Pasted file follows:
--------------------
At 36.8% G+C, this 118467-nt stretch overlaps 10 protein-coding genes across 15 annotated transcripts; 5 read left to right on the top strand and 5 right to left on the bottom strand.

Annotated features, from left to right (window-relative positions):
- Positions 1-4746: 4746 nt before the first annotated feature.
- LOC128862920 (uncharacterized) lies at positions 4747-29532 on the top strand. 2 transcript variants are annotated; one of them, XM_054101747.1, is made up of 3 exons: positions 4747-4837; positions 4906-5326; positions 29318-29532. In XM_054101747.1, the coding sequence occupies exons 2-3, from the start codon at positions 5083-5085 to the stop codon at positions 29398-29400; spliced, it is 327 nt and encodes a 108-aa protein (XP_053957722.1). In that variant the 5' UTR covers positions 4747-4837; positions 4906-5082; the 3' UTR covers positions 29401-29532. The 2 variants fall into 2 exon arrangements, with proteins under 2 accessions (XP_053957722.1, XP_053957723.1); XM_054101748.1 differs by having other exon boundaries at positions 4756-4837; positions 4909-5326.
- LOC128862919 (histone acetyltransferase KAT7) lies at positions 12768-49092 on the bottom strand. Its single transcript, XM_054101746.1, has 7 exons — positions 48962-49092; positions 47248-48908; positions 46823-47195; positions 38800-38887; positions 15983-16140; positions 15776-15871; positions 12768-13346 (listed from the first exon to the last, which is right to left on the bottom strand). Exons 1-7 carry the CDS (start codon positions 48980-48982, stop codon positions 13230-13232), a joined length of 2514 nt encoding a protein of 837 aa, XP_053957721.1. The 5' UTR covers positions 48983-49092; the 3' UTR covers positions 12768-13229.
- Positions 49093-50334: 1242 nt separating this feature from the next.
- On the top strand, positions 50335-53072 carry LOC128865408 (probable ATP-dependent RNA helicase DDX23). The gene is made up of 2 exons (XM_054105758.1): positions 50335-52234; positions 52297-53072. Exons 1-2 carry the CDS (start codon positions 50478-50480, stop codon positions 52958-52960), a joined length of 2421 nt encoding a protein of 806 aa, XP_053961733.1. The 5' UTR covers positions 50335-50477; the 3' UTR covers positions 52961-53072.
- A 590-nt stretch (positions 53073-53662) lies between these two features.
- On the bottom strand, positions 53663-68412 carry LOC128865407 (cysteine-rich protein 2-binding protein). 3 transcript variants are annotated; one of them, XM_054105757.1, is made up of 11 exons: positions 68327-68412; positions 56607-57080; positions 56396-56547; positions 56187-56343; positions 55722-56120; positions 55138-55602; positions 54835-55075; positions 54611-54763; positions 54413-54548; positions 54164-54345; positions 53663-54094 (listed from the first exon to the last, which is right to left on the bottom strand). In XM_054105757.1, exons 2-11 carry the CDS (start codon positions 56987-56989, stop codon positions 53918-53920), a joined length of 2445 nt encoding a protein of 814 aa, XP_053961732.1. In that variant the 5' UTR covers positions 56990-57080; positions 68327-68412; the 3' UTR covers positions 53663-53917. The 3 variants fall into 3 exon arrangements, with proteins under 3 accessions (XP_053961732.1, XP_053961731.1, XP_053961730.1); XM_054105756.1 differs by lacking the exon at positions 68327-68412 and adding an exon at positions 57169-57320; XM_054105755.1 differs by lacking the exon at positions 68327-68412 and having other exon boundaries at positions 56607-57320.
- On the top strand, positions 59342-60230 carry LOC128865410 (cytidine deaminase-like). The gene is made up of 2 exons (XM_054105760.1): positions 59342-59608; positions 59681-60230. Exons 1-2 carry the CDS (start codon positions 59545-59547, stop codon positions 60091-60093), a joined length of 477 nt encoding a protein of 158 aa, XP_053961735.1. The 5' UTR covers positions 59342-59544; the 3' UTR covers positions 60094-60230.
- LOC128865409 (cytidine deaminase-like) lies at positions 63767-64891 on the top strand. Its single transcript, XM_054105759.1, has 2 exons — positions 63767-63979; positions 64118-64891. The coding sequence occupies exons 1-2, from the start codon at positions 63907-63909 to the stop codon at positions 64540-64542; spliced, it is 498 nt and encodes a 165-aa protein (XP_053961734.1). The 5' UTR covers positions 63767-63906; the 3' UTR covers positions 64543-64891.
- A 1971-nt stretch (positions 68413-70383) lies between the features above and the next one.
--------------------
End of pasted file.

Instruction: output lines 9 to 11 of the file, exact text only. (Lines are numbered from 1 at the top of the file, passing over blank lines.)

- On the bottom strand, positions 53663-68412 carry LOC128865407 (cysteine-rich protein 2-binding protein). 3 transcript variants are annotated; one of them, XM_054105757.1, is made up of 11 exons: positions 68327-68412; positions 56607-57080; positions 56396-56547; positions 56187-56343; positions 55722-56120; positions 55138-55602; positions 54835-55075; positions 54611-54763; positions 54413-54548; positions 54164-54345; positions 53663-54094 (listed from the first exon to the last, which is right to left on the bottom strand). In XM_054105757.1, exons 2-11 carry the CDS (start codon positions 56987-56989, stop codon positions 53918-53920), a joined length of 2445 nt encoding a protein of 814 aa, XP_053961732.1. In that variant the 5' UTR covers positions 56990-57080; positions 68327-68412; the 3' UTR covers positions 53663-53917. The 3 variants fall into 3 exon arrangements, with proteins under 3 accessions (XP_053961732.1, XP_053961731.1, XP_053961730.1); XM_054105756.1 differs by lacking the exon at positions 68327-68412 and adding an exon at positions 57169-57320; XM_054105755.1 differs by lacking the exon at positions 68327-68412 and having other exon boundaries at positions 56607-57320.
- On the top strand, positions 59342-60230 carry LOC128865410 (cytidine deaminase-like). The gene is made up of 2 exons (XM_054105760.1): positions 59342-59608; positions 59681-60230. Exons 1-2 carry the CDS (start codon positions 59545-59547, stop codon positions 60091-60093), a joined length of 477 nt encoding a protein of 158 aa, XP_053961735.1. The 5' UTR covers positions 59342-59544; the 3' UTR covers positions 60094-60230.
- LOC128865409 (cytidine deaminase-like) lies at positions 63767-64891 on the top strand. Its single transcript, XM_054105759.1, has 2 exons — positions 63767-63979; positions 64118-64891. The coding sequence occupies exons 1-2, from the start codon at positions 63907-63909 to the stop codon at positions 64540-64542; spliced, it is 498 nt and encodes a 165-aa protein (XP_053961734.1). The 5' UTR covers positions 63767-63906; the 3' UTR covers positions 64543-64891.